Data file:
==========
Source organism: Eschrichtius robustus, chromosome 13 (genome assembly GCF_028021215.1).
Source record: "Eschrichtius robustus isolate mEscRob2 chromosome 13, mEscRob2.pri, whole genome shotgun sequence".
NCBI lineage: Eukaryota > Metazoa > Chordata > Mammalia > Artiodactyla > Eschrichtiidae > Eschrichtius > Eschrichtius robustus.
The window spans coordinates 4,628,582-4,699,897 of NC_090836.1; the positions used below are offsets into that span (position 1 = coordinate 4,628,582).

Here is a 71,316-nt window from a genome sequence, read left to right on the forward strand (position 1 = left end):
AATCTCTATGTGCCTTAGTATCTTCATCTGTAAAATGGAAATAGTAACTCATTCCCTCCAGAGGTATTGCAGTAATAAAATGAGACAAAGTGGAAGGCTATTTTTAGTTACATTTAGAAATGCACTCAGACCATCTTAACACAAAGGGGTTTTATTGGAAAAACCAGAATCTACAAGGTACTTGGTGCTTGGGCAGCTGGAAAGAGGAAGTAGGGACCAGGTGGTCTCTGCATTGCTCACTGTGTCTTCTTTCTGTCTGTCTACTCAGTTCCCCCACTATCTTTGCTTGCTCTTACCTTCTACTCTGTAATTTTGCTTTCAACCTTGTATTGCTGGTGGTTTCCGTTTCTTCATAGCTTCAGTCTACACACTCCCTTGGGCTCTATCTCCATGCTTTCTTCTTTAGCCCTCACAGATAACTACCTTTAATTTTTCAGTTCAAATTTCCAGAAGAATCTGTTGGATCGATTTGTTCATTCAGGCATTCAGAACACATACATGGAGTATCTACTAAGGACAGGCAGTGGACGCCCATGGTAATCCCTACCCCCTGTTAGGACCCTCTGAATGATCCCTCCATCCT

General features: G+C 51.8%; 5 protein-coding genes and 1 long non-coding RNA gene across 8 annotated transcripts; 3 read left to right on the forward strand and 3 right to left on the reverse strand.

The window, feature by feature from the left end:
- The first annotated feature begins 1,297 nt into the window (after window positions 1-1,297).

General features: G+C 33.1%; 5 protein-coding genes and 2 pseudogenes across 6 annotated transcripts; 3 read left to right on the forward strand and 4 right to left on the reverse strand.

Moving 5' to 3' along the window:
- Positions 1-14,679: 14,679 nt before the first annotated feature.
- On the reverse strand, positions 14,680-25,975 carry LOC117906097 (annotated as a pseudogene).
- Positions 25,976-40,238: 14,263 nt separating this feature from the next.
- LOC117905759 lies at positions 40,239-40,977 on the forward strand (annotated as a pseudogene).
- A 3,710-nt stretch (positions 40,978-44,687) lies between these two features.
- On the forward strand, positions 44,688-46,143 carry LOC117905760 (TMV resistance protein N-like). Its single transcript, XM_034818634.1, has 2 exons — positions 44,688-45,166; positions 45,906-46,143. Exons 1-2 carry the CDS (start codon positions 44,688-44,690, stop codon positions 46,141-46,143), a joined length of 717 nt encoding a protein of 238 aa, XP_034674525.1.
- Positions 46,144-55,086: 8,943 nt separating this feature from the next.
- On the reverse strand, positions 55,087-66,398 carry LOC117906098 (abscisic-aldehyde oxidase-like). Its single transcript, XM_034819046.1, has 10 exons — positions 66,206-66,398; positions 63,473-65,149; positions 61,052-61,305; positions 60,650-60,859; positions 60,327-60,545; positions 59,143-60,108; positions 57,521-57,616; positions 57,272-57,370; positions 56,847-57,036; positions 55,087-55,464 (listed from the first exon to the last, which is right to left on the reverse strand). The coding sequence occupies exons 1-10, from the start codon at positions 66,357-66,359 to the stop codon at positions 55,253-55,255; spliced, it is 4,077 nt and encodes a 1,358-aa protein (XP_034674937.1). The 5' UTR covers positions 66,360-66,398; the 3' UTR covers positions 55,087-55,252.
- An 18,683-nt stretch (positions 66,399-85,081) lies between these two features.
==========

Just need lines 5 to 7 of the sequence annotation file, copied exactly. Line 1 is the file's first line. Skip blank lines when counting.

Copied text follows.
Here is a 71,316-nt window from a genome sequence, read left to right on the forward strand (position 1 = left end):
AATCTCTATGTGCCTTAGTATCTTCATCTGTAAAATGGAAATAGTAACTCATTCCCTCCAGAGGTATTGCAGTAATAAAATGAGACAAAGTGGAAGGCTATTTTTAGTTACATTTAGAAATGCACTCAGACCATCTTAACACAAAGGGGTTTTATTGGAAAAACCAGAATCTACAAGGTACTTGGTGCTTGGGCAGCTGGAAAGAGGAAGTAGGGACCAGGTGGTCTCTGCATTGCTCACTGTGTCTTCTTTCTGTCTGTCTACTCAGTTCCCCCACTATCTTTGCTTGCTCTTACCTTCTACTCTGTAATTTTGCTTTCAACCTTGTATTGCTGGTGGTTTCCGTTTCTTCATAGCTTCAGTCTACACACTCCCTTGGGCTCTATCTCCATGCTTTCTTCTTTAGCCCTCACAGATAACTACCTTTAATTTTTCAGTTCAAATTTCCAGAAGAATCTGTTGGATCGATTTGTTCATTCAGGCATTCAGAACACATACATGGAGTATCTACTAAGGACAGGCAGTGGACGCCCATGGTAATCCCTACCCCCTGTTAGGACCCTCTGAATGATCCCTCCATCCT

General features: G+C 51.8%; 5 protein-coding genes and 1 long non-coding RNA gene across 8 annotated transcripts; 3 read left to right on the forward strand and 3 right to left on the reverse strand.